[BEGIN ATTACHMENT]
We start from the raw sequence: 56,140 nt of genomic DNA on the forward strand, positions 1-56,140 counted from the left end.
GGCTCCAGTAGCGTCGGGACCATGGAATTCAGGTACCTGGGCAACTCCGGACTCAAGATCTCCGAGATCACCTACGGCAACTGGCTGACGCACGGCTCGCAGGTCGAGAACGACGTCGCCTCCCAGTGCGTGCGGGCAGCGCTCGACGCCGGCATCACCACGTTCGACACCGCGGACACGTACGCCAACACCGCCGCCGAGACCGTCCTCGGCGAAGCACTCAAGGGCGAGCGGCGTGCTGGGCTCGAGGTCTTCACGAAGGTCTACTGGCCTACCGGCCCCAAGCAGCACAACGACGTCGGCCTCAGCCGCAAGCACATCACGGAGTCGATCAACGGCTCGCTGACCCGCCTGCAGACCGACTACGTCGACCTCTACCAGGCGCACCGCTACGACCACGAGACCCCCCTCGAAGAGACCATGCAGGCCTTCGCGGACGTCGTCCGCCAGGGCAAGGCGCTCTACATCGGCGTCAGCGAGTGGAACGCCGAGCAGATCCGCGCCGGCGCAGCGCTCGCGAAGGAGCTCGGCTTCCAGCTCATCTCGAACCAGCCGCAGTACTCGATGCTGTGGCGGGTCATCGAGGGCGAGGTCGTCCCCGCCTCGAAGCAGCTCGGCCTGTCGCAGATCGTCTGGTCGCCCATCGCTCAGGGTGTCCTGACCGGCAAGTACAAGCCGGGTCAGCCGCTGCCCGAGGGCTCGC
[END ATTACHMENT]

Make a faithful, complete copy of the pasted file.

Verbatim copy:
We start from the raw sequence: 56,140 nt of genomic DNA on the forward strand, positions 1-56,140 counted from the left end.
GGCTCCAGTAGCGTCGGGACCATGGAATTCAGGTACCTGGGCAACTCCGGACTCAAGATCTCCGAGATCACCTACGGCAACTGGCTGACGCACGGCTCGCAGGTCGAGAACGACGTCGCCTCCCAGTGCGTGCGGGCAGCGCTCGACGCCGGCATCACCACGTTCGACACCGCGGACACGTACGCCAACACCGCCGCCGAGACCGTCCTCGGCGAAGCACTCAAGGGCGAGCGGCGTGCTGGGCTCGAGGTCTTCACGAAGGTCTACTGGCCTACCGGCCCCAAGCAGCACAACGACGTCGGCCTCAGCCGCAAGCACATCACGGAGTCGATCAACGGCTCGCTGACCCGCCTGCAGACCGACTACGTCGACCTCTACCAGGCGCACCGCTACGACCACGAGACCCCCCTCGAAGAGACCATGCAGGCCTTCGCGGACGTCGTCCGCCAGGGCAAGGCGCTCTACATCGGCGTCAGCGAGTGGAACGCCGAGCAGATCCGCGCCGGCGCAGCGCTCGCGAAGGAGCTCGGCTTCCAGCTCATCTCGAACCAGCCGCAGTACTCGATGCTGTGGCGGGTCATCGAGGGCGAGGTCGTCCCCGCCTCGAAGCAGCTCGGCCTGTCGCAGATCGTCTGGTCGCCCATCGCTCAGGGTGTCCTGACCGGCAAGTACAAGCCGGGTCAGCCGCTGCCCGAGGGCTCGC